3. 3. Community Health Needs if these were expressed in programs (Universal HC) • Maternal, Neonatal and Child Health includes, antenatal, birth, postnatal, resuscitation of newborn, nutrition of mother and child, family planning, iCCM + ITNs, EPI mother & child, adolescent health. • Early emotional development of children • Water and Sanitation • STIs including HIV/AIDS. • Early detection of epidemics, collection of vital statistics • NCD prevention and adult nutrition • Diabetic management, tobacco control • First aid for trauma • Mental health • Supervision of TB treatment • Disability management • BCC in association with many of the above. • Monitoring system to report activities in most of above.
  4. 4. Sustainable Development Requires Action Learning • “Development can be neither given nor received; it must be generated from within.” • “What the less developed have been most deprived of is not the fruits of development, but the opportunity to develop themselves.” • Ref: “Systems Thinking” Jamshid Gharajedaghi
  5. 5. Interest groups Policymakers, planners Managers, providers Communities, households MIS Evaluations Research, pilot projects The “Blueprint” Strategy A fundamental flaw Health Learning Action Project Blueprints Disconnects learning from action
  6. 6. Policymakers, planners Managers, providers Communities, households TasksCompetencies Health System Development - “Learning Organization” Strategy (H.Moseley) Interest groups Learning Health 3 1 2 Adapted from Korten, 1980
  7. 7. Some Characteristics of a Learning Organization • Common Vision- healthy community. • Team Learning- together we can master • An appreciation that the different members of the group contribute different skills and capacities. Technical expert help is needed but community members contribute knowledge and skills that health professionals cannot. • Personal Mastery-personal capacity growth sought and nourished / motivation ( inner purpose- after Pink “Drive”) • Mental Models – we can do this. • Move away from passivity
  8. 8. Community Based Organizations Definition – a community organization established by a community (with initial and limited ongoing facilitation) bringing together community leaders and all types of community “health” workers in the community. Ideally includes cross- sectoral workers.(Nepal) Facilitators could be NGO personnel but why not train a small Cadre within MOHs to do the same?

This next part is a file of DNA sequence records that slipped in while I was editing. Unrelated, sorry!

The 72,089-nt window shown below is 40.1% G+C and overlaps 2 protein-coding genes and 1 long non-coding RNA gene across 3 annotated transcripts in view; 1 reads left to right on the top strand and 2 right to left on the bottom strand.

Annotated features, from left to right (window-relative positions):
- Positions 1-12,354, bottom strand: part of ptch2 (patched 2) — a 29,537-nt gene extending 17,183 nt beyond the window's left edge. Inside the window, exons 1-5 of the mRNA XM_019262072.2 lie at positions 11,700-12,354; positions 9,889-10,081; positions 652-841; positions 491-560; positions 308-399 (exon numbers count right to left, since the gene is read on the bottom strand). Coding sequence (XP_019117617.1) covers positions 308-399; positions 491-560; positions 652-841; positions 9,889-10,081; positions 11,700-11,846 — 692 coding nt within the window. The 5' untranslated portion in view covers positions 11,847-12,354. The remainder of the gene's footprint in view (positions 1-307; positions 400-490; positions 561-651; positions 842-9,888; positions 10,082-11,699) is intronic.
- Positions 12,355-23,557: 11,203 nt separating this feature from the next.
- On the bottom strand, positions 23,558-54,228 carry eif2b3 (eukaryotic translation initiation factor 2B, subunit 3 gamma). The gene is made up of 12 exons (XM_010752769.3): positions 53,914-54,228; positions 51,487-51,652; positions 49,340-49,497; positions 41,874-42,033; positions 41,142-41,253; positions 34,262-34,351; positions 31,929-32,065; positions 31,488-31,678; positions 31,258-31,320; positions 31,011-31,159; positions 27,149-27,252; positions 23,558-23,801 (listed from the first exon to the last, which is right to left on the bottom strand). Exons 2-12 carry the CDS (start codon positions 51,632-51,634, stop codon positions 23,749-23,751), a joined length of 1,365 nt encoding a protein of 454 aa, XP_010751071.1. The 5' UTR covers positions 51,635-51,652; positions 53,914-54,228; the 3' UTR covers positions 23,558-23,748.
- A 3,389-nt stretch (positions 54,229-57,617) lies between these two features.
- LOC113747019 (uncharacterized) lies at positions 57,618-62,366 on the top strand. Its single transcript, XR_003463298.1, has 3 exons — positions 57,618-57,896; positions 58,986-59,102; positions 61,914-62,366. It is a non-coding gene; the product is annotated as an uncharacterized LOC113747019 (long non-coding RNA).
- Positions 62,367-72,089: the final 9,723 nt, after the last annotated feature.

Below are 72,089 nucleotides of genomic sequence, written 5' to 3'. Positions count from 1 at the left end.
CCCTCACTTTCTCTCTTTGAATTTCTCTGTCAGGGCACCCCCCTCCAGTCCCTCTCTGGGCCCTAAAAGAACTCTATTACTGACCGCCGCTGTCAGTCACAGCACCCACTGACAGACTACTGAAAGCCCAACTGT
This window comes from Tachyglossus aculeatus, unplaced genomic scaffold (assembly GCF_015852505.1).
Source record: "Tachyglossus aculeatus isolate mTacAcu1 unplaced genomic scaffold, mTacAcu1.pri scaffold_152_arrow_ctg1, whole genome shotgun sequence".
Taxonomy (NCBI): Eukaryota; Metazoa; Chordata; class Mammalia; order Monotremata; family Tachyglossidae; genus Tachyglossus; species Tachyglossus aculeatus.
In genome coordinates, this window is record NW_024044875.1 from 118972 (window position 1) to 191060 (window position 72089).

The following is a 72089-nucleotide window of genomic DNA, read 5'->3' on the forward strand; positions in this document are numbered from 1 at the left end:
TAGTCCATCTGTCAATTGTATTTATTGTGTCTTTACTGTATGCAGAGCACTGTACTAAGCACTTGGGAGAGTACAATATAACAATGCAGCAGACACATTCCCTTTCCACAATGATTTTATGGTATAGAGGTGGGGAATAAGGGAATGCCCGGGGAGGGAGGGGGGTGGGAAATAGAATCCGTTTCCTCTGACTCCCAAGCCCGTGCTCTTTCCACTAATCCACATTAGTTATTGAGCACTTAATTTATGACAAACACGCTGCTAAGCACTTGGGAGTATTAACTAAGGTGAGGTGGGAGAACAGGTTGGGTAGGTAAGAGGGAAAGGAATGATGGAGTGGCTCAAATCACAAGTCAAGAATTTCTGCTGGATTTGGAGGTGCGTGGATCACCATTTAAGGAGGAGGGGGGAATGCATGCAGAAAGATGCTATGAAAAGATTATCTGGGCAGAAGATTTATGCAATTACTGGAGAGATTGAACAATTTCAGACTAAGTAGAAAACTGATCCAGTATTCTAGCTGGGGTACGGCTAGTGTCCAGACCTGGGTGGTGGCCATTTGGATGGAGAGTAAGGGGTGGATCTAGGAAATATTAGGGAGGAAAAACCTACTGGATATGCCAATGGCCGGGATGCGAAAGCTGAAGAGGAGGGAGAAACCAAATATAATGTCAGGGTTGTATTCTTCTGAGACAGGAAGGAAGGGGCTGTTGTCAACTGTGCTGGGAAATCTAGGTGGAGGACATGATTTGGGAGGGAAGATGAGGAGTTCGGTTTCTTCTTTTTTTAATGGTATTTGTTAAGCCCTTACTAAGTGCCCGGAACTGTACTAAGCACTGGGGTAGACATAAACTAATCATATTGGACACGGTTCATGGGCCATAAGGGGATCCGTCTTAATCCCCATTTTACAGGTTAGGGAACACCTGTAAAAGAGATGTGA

9. 9. Properly Facilitated What Can Community Based Organizations Do? • Plan local community health activities • Deal with local health problems as they arise • Together divide up community program needs into manageable work for CHW group members • Continue to learn together-e.g from one another & local H.Center • Monitor and Give feedback to one another and the local Health Center. Connection with local H.Center/ Good facilitator VIP • More capable workers train less capable • Recruit new workers, motivate one another. • Meet health needs at the household level • Identify and Reach those that Health Center staff cannot • Identify suitable compensation (not necessarily $$s) for those more skilled workers (such as providers of iCCM) who must work longer hours • Integrate other health related activities-e.g agriculture, school ed
  10. 10. Mozambique Talking Time
  11. 11. Part 2 Community Learning Organizations, in Rural Mozambique Part of Health Component of OSANZAYA Multi Year Assistance Program Zambezia Province 2009 -2013 facilitated by ADRA
  12. 12. Mozambique - Centuries of Portuguese Colonial neglect - Decades of Marxist economy - 30 years guerilla war - 1990 multi-party political system, market based economy, free elections - 1994 first democratic elections - Pop 25.2 million - Life Expectancy 50.15 - Annual per capita income $424 - Low investment in education - High adult illiteracy - Low agricultural productivity - Limited economic opportunities - High underemployment - Poor infrastructure